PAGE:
Five autobiographies you should read this year
I was the child with no imagination. My best friend finds it hilarious that, until the Harry Potter films came out to give me a reference point, Hogwarts looked like my old primary school in my mind's eye. Although I still love fiction, autobiographies and memoirs are my favourite books to read as it's a lot less work when conjuring up faces and places. Below are some of my favourites, each important in their own way.
Honourable friends? by Caroline Lucas
Caroline Lucas is the UK's first Green MP (for Brighton Pavilion) and her book follows her first year in office at Westminster. She is really down-to-earth and honest in it, calling out all the outdated traditions and rules she sees along the way. She talks about the outrage she caused by wearing a "No more page 3" tshirt in the House of Commons and why it's so difficult to make changes to the UK's political system. This is a great book if you're interested in learning about the basics of politics or an easy read if, like me, you're knee deep in analysis every day!
Then Again by Diane Keaton
I'm a big Diane Keaton fan. One of my favourite things is watching Oscar acceptance speeches; seeing how happy everyone is always cheers me up. Diane Keaton accepted her Annie Hall Oscar wearing a skirt and suit jacket with her hair thrown up and it was wonderful.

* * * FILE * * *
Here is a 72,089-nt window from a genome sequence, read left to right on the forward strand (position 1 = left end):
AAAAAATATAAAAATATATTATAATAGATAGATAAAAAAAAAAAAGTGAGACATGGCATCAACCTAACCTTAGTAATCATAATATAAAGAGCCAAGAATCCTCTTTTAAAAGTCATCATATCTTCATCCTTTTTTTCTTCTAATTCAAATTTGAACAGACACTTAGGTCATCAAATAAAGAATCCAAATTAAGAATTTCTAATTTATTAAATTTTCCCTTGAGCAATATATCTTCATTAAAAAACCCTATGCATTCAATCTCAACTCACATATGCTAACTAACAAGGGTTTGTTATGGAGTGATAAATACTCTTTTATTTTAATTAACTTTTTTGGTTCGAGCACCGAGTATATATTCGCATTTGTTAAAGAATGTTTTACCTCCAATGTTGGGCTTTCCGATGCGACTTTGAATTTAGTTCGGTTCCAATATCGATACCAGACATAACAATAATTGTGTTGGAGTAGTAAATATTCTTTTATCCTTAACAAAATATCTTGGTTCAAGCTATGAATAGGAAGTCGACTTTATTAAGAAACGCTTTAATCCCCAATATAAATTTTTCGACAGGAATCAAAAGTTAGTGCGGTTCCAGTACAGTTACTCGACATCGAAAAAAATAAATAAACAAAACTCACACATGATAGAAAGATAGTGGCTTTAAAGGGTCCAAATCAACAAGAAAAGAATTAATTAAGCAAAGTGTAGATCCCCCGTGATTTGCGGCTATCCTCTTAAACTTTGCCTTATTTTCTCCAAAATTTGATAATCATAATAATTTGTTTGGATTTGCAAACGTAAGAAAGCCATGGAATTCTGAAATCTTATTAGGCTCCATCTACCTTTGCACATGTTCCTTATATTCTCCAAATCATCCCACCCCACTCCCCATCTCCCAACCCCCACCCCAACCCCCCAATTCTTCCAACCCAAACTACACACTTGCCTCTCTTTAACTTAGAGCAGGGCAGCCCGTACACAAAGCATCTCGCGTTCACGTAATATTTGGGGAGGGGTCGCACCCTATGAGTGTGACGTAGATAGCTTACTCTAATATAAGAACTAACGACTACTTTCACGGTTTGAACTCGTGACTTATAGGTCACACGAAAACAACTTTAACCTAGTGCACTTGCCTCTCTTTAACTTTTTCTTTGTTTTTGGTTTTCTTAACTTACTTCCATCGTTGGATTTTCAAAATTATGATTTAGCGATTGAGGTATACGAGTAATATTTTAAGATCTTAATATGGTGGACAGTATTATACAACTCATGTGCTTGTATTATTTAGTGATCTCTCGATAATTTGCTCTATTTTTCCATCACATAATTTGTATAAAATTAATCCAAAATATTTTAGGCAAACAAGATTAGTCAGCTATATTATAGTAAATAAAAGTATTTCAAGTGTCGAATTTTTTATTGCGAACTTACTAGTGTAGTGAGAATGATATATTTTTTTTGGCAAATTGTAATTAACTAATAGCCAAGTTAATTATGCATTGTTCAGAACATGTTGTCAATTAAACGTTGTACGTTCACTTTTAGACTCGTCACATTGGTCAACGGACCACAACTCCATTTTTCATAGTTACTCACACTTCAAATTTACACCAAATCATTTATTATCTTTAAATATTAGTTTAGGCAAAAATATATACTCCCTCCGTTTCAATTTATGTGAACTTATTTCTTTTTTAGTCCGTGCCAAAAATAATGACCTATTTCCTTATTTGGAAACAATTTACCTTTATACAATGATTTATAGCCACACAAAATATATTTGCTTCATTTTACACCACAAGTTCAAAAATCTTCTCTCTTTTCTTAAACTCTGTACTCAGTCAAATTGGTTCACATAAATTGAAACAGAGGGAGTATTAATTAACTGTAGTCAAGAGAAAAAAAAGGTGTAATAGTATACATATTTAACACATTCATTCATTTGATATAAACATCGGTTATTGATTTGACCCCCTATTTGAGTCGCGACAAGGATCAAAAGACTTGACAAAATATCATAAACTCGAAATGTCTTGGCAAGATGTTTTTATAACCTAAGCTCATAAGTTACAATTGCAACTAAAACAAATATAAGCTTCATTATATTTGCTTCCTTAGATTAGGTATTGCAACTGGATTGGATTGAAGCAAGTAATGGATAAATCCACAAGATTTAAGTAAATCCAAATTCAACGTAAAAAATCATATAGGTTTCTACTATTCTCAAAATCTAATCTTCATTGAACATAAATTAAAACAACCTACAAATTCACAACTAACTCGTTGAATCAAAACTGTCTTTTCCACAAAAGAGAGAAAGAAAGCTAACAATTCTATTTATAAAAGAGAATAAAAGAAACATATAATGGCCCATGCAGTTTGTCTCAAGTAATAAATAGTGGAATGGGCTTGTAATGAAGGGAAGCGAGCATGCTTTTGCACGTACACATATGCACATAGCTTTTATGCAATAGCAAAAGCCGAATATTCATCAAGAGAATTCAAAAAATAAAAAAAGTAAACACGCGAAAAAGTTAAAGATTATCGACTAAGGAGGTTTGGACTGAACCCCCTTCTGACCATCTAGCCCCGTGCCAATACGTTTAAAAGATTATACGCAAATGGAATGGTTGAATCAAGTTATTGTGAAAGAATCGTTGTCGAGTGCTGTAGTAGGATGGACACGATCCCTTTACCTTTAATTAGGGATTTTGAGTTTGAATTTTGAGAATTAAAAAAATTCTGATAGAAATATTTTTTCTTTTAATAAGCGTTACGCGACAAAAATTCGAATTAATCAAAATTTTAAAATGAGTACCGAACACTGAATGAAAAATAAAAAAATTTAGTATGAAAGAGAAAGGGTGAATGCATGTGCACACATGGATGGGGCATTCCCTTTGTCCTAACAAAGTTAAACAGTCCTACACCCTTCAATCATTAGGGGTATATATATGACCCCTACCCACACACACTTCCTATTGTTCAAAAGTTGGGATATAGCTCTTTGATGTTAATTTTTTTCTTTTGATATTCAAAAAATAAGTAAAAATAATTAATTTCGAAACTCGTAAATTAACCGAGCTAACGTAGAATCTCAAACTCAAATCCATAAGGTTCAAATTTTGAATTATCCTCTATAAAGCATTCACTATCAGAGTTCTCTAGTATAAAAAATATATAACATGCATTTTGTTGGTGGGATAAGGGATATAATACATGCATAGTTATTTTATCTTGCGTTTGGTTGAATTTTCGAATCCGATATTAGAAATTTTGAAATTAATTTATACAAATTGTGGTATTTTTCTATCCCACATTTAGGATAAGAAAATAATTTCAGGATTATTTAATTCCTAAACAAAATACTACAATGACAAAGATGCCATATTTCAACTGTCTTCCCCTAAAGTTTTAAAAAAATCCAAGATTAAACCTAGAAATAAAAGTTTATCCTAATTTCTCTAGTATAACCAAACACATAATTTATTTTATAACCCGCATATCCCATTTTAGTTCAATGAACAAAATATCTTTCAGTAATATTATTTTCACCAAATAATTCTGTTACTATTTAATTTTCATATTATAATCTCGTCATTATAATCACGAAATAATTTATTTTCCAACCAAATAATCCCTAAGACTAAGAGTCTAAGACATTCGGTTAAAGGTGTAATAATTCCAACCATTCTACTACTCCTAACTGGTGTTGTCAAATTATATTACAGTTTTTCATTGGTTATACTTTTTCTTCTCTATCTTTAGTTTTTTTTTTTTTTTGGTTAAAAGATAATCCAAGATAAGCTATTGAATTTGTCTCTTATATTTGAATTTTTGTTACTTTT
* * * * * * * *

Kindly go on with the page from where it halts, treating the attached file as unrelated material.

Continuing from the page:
She's always been on the outskirts of Hollywood, a bit of an oddball and a goof despite her beauty. She talks openly about her eating disorder as a teen, her relationship with Al Pacino and decision to adopt two children alone. This was written before the Woody Allan scandal became more tangible so I take everything she says about him at face value. An interesting look at success from the point of view of a woman who is always doubting herself.
Not my father's son by Alan Cumming
I bought this for my mum a few Christmases ago, as Alan is a local lad and we've been a fan of his from 'Emma' in the 90s right up to The Good Wife. The manager of the Waterstone's I bought it from came over to tell me it was his favourite book of the year. On Christmas Day, I unwrapped a copy from my mum (great minds think alike) and we sat reading our identical hardbacks on Boxing Day.
Cumming talks about his relationship with his father and the abuse he suffered at his hands as a child. If you've been a victim of any abuse, the situations he talks about will set alarm bells ringing for you. It can be hard going at times, but it made me feel less alone in my recovery. An alternative to "a child called it" type slush.
How I escaped my certain fate by Stewart Lee
Comedy is an overlooked art form. In fact, I'm sure there are few people who would describe it as such. I'm by no means well versed in it, other than Dylan Moran who I've been a fan of for almost 15 years. Mike listens to comedy podcasts like most people listen to music and he was only too happy to give me an education, starting with this book.
Stewart Lee is possibly the anti-Ross Noble, who has no two shows alike and is known to go off on huge tangents. Similarly, Billy Connolly has a rough idea of what he'll say when he gets on stage but allows himself room to improvise. Stewart Lee knows every word of his routine and does not divert from it. This book is a transcript of one of his shows, with annotations and footnotes to explain every joke and it's wonderful. If you haven't seen any of his standup, then I suggest watching at least a few clips so you get an idea of how he talks.
Just Kids by Patti Smith
I don't think it's an exaggeration to call 'Just Kids' one of the best books of the last 10 years. I warn you that you'll want to quit your job, fly to New York and live in a big, airy flat "making art" (whatever that means). I can't say anything more about it other than, if you read one book this year, make it this one. Please.